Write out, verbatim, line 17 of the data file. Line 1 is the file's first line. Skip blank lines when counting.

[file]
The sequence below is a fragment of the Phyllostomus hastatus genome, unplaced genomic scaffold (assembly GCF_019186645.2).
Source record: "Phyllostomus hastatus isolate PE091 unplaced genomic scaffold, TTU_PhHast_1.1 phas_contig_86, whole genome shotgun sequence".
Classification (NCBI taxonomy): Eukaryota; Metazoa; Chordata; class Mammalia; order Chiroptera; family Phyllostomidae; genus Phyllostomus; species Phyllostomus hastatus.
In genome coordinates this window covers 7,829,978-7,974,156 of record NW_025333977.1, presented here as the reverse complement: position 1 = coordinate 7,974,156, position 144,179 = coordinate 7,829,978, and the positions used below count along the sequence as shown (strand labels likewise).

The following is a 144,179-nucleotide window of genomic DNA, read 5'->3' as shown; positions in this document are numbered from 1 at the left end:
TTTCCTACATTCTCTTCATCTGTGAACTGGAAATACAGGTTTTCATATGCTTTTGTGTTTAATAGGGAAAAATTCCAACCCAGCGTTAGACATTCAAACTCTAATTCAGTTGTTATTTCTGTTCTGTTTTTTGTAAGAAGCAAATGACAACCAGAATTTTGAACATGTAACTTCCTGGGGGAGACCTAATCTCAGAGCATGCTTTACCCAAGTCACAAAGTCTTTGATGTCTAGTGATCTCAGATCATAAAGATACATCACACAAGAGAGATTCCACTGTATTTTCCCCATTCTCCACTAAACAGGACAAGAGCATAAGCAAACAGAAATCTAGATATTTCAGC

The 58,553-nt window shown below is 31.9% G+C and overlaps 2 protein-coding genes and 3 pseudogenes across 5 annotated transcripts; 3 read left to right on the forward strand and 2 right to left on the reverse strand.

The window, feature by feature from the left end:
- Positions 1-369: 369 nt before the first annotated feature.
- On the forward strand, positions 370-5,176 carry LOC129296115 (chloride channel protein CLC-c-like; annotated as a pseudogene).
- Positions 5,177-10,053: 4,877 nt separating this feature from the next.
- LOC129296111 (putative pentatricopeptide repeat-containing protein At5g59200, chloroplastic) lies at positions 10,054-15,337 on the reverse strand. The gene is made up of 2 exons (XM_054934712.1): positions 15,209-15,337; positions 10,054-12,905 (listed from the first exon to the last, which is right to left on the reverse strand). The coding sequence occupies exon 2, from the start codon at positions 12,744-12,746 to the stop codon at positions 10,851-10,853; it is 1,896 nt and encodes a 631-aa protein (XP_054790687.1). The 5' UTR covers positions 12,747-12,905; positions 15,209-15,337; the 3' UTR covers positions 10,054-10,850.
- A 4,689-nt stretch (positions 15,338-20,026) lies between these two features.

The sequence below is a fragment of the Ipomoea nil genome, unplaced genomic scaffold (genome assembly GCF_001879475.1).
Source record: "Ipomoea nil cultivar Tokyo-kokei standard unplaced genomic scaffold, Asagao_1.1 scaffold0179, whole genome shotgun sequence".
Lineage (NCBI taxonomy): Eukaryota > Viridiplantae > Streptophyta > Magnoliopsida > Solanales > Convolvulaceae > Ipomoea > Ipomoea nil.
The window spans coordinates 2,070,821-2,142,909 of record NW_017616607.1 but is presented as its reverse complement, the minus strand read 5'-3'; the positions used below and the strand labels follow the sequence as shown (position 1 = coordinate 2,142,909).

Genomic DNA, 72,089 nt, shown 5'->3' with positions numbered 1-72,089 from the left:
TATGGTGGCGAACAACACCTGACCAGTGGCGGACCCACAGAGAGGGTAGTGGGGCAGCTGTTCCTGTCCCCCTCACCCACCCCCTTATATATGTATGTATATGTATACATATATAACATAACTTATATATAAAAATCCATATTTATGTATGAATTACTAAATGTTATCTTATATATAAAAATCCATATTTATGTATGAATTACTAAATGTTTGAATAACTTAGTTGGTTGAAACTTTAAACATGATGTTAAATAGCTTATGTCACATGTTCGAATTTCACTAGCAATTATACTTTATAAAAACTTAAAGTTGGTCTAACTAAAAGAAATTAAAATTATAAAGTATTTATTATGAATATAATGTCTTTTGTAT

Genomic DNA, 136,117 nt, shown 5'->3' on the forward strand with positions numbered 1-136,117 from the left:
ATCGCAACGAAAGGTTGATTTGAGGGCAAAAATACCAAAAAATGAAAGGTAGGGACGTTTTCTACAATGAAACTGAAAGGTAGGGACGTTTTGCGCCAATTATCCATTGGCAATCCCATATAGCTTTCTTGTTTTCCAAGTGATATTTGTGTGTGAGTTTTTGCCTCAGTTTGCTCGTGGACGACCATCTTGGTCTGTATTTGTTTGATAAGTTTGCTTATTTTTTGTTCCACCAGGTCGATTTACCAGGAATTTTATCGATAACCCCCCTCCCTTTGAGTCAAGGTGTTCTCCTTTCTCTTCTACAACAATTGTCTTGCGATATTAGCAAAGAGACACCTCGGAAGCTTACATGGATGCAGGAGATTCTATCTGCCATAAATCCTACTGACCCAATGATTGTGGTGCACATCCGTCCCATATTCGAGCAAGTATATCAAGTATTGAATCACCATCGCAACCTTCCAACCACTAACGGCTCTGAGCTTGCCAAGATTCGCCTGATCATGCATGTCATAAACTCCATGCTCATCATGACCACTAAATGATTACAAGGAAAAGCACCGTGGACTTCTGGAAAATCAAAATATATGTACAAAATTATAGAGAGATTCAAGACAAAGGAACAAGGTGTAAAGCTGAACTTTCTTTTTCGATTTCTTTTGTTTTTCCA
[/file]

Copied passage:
The window spans coordinates 2,070,821-2,142,909 of record NW_017616607.1 but is presented as its reverse complement, the minus strand read 5'-3'; the positions used below and the strand labels follow the sequence as shown (position 1 = coordinate 2,142,909).